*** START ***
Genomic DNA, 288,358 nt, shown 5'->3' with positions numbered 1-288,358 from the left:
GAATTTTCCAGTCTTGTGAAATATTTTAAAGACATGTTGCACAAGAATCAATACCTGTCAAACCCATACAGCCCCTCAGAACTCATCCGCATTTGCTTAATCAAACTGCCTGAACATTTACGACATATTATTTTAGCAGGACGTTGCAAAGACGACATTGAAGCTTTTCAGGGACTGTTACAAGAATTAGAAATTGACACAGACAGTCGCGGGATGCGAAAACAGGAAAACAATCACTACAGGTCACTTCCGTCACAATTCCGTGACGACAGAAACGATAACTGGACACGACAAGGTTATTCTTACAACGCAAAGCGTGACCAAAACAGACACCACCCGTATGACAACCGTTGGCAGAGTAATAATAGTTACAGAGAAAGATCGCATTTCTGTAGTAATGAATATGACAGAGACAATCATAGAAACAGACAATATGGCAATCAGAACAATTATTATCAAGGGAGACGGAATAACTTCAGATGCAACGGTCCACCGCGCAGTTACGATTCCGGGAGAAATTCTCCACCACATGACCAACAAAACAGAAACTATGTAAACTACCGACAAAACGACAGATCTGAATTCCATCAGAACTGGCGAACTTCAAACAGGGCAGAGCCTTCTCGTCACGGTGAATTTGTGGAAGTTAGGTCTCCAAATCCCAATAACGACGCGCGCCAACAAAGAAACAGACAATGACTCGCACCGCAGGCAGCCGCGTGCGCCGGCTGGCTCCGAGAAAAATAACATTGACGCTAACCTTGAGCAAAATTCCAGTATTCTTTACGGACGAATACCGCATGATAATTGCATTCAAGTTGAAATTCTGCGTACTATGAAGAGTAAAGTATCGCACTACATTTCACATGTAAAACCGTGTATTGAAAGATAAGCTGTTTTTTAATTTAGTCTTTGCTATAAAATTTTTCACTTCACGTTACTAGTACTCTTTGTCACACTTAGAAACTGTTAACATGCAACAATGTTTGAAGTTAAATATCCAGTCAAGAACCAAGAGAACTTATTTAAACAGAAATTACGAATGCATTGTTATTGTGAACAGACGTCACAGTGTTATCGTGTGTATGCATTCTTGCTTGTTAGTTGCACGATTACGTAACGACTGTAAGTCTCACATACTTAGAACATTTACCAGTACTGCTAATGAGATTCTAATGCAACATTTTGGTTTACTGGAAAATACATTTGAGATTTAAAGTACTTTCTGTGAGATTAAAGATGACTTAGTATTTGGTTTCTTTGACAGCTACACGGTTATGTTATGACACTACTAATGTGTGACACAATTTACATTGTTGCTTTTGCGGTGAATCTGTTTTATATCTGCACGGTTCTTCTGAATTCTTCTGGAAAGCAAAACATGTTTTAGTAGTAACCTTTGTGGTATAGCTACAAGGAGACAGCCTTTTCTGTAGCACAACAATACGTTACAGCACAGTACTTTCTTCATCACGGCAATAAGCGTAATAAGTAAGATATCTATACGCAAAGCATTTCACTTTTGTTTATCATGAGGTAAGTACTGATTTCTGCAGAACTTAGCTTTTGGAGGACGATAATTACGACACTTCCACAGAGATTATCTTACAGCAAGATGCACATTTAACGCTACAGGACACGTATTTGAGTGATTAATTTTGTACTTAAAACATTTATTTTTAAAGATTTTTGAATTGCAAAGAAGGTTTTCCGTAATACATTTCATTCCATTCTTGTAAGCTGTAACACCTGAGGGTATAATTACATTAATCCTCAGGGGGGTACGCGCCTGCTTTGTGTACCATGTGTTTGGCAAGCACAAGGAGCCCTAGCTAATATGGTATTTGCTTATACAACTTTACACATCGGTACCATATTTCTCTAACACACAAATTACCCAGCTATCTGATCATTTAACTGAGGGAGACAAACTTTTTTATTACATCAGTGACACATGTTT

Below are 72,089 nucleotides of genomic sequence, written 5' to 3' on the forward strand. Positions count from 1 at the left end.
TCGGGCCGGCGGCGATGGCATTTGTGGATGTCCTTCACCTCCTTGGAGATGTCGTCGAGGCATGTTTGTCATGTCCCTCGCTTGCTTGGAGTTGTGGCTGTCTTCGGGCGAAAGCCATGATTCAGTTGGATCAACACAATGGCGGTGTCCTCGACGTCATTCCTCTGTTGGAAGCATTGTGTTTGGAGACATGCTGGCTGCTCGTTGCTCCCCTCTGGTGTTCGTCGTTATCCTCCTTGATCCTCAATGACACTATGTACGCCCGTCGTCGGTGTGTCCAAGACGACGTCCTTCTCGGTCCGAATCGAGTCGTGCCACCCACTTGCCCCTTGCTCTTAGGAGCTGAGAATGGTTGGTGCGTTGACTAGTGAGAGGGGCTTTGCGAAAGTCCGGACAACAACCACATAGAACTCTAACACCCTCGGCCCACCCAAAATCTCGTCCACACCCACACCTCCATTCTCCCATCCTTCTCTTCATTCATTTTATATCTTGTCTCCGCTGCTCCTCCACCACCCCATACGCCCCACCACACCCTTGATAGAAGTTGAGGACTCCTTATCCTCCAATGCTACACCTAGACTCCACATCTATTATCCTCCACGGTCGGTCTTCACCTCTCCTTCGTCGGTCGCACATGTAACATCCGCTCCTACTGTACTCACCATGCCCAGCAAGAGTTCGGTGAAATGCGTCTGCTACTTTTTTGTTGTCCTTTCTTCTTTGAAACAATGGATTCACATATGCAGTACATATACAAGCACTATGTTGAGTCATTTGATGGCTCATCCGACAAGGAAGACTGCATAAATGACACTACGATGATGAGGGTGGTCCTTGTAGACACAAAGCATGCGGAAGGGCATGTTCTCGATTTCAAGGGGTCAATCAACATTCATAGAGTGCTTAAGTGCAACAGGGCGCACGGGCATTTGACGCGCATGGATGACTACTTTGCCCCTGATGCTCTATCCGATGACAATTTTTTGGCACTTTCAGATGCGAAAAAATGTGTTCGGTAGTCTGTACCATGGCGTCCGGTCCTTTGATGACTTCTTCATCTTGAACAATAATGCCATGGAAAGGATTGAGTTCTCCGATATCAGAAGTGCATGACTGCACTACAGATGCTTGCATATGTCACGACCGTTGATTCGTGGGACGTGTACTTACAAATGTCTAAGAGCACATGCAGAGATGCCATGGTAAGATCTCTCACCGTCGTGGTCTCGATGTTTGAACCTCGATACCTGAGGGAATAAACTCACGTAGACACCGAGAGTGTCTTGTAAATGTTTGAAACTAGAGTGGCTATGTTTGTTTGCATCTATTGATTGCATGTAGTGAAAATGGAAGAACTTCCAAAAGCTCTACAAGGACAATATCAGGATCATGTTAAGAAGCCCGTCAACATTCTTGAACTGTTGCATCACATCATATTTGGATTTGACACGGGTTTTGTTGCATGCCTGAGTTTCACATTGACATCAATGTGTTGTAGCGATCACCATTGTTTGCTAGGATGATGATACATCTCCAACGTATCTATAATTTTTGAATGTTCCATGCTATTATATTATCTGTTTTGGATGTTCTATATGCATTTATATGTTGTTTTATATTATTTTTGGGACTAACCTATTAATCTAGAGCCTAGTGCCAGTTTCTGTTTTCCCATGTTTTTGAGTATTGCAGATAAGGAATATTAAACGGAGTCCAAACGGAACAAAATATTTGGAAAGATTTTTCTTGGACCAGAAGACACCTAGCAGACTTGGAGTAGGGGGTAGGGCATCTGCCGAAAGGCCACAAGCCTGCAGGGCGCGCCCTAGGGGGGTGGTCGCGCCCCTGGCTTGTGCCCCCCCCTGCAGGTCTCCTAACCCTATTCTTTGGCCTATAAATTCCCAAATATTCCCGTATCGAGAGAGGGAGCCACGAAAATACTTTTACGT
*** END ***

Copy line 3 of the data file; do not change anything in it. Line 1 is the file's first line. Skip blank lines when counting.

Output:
Below are 72,089 nucleotides of genomic sequence, written 5' to 3' on the forward strand. Positions count from 1 at the left end.